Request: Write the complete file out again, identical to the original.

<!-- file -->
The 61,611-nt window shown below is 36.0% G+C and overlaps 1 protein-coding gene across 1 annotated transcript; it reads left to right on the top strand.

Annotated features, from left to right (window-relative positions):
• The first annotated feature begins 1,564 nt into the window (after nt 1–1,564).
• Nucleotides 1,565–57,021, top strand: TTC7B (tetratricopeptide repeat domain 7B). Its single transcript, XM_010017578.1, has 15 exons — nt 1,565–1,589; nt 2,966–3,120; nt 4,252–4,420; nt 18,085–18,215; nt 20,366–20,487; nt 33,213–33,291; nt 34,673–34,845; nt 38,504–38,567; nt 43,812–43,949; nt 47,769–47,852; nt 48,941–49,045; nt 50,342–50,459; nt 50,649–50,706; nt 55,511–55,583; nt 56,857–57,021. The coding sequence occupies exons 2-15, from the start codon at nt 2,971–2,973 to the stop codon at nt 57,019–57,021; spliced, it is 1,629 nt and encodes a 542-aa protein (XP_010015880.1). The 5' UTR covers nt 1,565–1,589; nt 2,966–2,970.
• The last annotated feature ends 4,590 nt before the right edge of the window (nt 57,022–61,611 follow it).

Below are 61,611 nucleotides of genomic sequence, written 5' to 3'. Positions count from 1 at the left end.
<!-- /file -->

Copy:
The 61,611-nt window shown below is 36.0% G+C and overlaps 1 protein-coding gene across 1 annotated transcript; it reads left to right on the top strand.

Annotated features, from left to right (window-relative positions):
• The first annotated feature begins 1,564 nt into the window (after nt 1–1,564).
• Nucleotides 1,565–57,021, top strand: TTC7B (tetratricopeptide repeat domain 7B). Its single transcript, XM_010017578.1, has 15 exons — nt 1,565–1,589; nt 2,966–3,120; nt 4,252–4,420; nt 18,085–18,215; nt 20,366–20,487; nt 33,213–33,291; nt 34,673–34,845; nt 38,504–38,567; nt 43,812–43,949; nt 47,769–47,852; nt 48,941–49,045; nt 50,342–50,459; nt 50,649–50,706; nt 55,511–55,583; nt 56,857–57,021. The coding sequence occupies exons 2-15, from the start codon at nt 2,971–2,973 to the stop codon at nt 57,019–57,021; spliced, it is 1,629 nt and encodes a 542-aa protein (XP_010015880.1). The 5' UTR covers nt 1,565–1,589; nt 2,966–2,970.
• The last annotated feature ends 4,590 nt before the right edge of the window (nt 57,022–61,611 follow it).

Below are 61,611 nucleotides of genomic sequence, written 5' to 3'. Positions count from 1 at the left end.